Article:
Food processor Kagome is searching for farmers prepared to grow carrots to supply a new line it has built at its Echuca factory.GEOFF ADAMS January 14, 2014 4:10am
The company has already established two 40
Carrots have been successfully grown on a trial plot using travelling sprinklers.
Kagome chief executive officer John Brady said his company had a preference for carrots grown within 100
His staff have already assessed some district sites, looking at the soil, irrigation and land history, following an advertising campaign last year.
‘‘We may get one or two which comply, but we are still looking,’’ Mr Brady said.
Mr Brady acknowledged the strength of the Australian currency against the US dollar was a challenge but he didn’t want to develop a business strategy around currency values.
‘‘I believe scale will help in this regard,’’ he said.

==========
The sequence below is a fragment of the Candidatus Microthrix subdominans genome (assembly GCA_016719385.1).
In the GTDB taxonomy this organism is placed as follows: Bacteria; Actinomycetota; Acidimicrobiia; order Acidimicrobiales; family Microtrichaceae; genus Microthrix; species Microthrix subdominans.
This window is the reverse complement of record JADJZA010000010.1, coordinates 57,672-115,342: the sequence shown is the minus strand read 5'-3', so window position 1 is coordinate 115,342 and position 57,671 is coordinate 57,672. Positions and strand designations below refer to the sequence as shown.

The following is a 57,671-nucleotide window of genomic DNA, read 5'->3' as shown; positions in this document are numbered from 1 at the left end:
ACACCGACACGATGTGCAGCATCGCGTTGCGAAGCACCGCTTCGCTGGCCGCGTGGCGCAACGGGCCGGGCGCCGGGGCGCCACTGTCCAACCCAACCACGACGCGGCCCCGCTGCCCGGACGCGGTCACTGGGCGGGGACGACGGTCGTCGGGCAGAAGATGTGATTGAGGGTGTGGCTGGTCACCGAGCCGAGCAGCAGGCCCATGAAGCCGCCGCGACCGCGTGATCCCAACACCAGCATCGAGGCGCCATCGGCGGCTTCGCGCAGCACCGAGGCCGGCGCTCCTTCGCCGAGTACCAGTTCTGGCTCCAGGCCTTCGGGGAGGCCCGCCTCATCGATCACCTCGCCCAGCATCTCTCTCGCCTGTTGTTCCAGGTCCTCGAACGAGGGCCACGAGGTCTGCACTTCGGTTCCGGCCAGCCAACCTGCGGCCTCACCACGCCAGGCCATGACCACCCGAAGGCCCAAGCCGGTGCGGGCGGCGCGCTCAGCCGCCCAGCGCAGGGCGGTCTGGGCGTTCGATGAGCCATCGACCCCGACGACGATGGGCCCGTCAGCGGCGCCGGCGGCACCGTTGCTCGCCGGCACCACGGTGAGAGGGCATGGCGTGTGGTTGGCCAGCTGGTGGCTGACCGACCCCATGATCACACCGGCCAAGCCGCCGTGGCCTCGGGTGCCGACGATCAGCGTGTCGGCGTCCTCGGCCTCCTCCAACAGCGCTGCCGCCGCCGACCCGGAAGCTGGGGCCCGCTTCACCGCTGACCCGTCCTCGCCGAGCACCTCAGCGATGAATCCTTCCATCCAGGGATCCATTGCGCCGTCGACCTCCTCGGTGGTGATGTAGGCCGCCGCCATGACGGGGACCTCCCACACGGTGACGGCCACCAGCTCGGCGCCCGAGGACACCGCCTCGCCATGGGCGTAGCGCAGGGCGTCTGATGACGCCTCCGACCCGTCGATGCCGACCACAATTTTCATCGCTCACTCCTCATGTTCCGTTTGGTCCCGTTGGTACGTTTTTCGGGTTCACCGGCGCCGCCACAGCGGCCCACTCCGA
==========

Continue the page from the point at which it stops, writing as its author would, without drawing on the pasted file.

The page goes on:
The company has successfully trialled a modified tomato harvester to bring in the harvest.
Mr Brady said the Asian countries, including Japan, were big consumers of fruit and vegetable juices and the carrot concentrate would be geared at those markets, as well as being used for import replacement for Australia.
‘‘They are looking to nutritional value for a healthier outcome.
‘‘Sometimes it’s consumed in smaller concentrated bottles, almost like shots.
‘‘It’s not as popular in Australia but in other countries it’s a big market.
‘‘It’s changing slowly.
‘‘In Australia we seem to be addicted to sugar.’’
The upgrade will enable Kagome to also introduce smaller pouch packages for tomato products, to complement the existing lines which can package only 250
The Victorian Government has contributed $500
Mr Ryan said Kagome Australia, which purchased Echuca-based Cedenco in 2010 to secure Australia’s last tomato processor, was a strong contributor to the Victorian economy.
‘‘Kagome Australia already provides 45 jobs for rural Victorians, and their expansion will create a further 20 jobs,’’ Mr Ryan said.
‘‘The company also employs about an additional 300 people during its peak season from January through April.’’
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